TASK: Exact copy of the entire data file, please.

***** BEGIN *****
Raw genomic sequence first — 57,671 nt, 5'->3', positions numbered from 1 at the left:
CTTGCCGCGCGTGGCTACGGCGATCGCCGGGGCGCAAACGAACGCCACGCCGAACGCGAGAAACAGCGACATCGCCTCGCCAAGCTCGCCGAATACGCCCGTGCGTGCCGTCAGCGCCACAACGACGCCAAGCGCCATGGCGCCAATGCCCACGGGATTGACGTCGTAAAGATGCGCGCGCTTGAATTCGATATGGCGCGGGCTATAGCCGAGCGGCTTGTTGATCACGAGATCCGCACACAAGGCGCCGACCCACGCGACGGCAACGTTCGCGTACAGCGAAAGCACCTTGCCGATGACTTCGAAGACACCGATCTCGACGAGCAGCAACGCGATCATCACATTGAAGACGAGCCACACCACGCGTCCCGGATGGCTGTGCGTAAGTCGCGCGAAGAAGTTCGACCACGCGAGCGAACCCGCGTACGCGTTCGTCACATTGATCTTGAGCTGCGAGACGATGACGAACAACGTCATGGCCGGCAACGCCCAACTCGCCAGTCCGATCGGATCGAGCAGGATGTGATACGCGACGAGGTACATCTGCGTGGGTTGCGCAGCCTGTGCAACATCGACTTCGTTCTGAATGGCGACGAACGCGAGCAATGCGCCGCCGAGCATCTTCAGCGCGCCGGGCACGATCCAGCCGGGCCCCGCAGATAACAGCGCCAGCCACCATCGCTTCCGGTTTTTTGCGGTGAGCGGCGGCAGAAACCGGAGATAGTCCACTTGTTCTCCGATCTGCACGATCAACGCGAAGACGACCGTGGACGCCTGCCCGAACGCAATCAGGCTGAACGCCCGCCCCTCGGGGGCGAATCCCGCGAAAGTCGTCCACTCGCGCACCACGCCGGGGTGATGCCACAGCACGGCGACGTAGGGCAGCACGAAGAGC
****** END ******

Raw genomic sequence first — 57,671 nt, 5'->3', positions numbered from 1 at the left:
CTTGCCGCGCGTGGCTACGGCGATCGCCGGGGCGCAAACGAACGCCACGCCGAACGCGAGAAACAGCGACATCGCCTCGCCAAGCTCGCCGAATACGCCCGTGCGTGCCGTCAGCGCCACAACGACGCCAAGCGCCATGGCGCCAATGCCCACGGGATTGACGTCGTAAAGATGCGCGCGCTTGAATTCGATATGGCGCGGGCTATAGCCGAGCGGCTTGTTGATCACGAGATCCGCACACAAGGCGCCGACCCACGCGACGGCAACGTTCGCGTACAGCGAAAGCACCTTGCCGATGACTTCGAAGACACCGATCTCGACGAGCAGCAACGCGATCATCACATTGAAGACGAGCCACACCACGCGTCCCGGATGGCTGTGCGTAAGTCGCGCGAAGAAGTTCGACCACGCGAGCGAACCCGCGTACGCGTTCGTCACATTGATCTTGAGCTGCGAGACGATGACGAACAACGTCATGGCCGGCAACGCCCAACTCGCCAGTCCGATCGGATCGAGCAGGATGTGATACGCGACGAGGTACATCTGCGTGGGTTGCGCAGCCTGTGCAACATCGACTTCGTTCTGAATGGCGACGAACGCGAGCAATGCGCCGCCGAGCATCTTCAGCGCGCCGGGCACGATCCAGCCGGGCCCCGCAGATAACAGCGCCAGCCACCATCGCTTCCGGTTTTTTGCGGTGAGCGGCGGCAGAAACCGGAGATAGTCCACTTGTTCTCCGATCTGCACGATCAACGCGAAGACGACCGTGGACGCCTGCCCGAACGCAATCAGGCTGAACGCCCGCCCCTCGGGGGCGAATCCCGCGAAAGTCGTCCACTCGCGCACCACGCCGGGGTGATGCCACAGCACGGCGACGTAGGGCAGCACGAAGAGC